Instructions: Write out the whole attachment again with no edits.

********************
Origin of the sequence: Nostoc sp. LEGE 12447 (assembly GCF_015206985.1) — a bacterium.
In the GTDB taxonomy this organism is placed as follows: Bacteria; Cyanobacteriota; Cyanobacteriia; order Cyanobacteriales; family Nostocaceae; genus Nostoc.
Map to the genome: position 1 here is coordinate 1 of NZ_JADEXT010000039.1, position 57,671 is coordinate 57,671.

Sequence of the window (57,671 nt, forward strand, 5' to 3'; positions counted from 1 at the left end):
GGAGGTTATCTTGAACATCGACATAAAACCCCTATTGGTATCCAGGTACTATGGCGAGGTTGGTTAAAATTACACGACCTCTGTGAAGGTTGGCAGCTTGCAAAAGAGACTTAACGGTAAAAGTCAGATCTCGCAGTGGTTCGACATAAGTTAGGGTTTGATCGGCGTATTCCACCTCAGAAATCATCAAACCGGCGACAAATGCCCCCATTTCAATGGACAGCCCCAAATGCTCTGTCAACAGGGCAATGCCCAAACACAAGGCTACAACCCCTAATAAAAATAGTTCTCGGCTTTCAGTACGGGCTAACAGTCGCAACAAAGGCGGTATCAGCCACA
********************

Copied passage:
Origin of the sequence: Nostoc sp. LEGE 12447 (assembly GCF_015206985.1) — a bacterium.
In the GTDB taxonomy this organism is placed as follows: Bacteria; Cyanobacteriota; Cyanobacteriia; order Cyanobacteriales; family Nostocaceae; genus Nostoc.
Map to the genome: position 1 here is coordinate 1 of NZ_JADEXT010000039.1, position 57,671 is coordinate 57,671.

Sequence of the window (57,671 nt, forward strand, 5' to 3'; positions counted from 1 at the left end):
GGAGGTTATCTTGAACATCGACATAAAACCCCTATTGGTATCCAGGTACTATGGCGAGGTTGGTTAAAATTACACGACCTCTGTGAAGGTTGGCAGCTTGCAAAAGAGACTTAACGGTAAAAGTCAGATCTCGCAGTGGTTCGACATAAGTTAGGGTTTGATCGGCGTATTCCACCTCAGAAATCATCAAACCGGCGACAAATGCCCCCATTTCAATGGACAGCCCCAAATGCTCTGTCAACAGGGCAATGCCCAAACACAAGGCTACAACCCCTAATAAAAATAGTTCTCGGCTTTCAGTACGGGCTAACAGTCGCAACAAAGGCGGTATCAGCCACA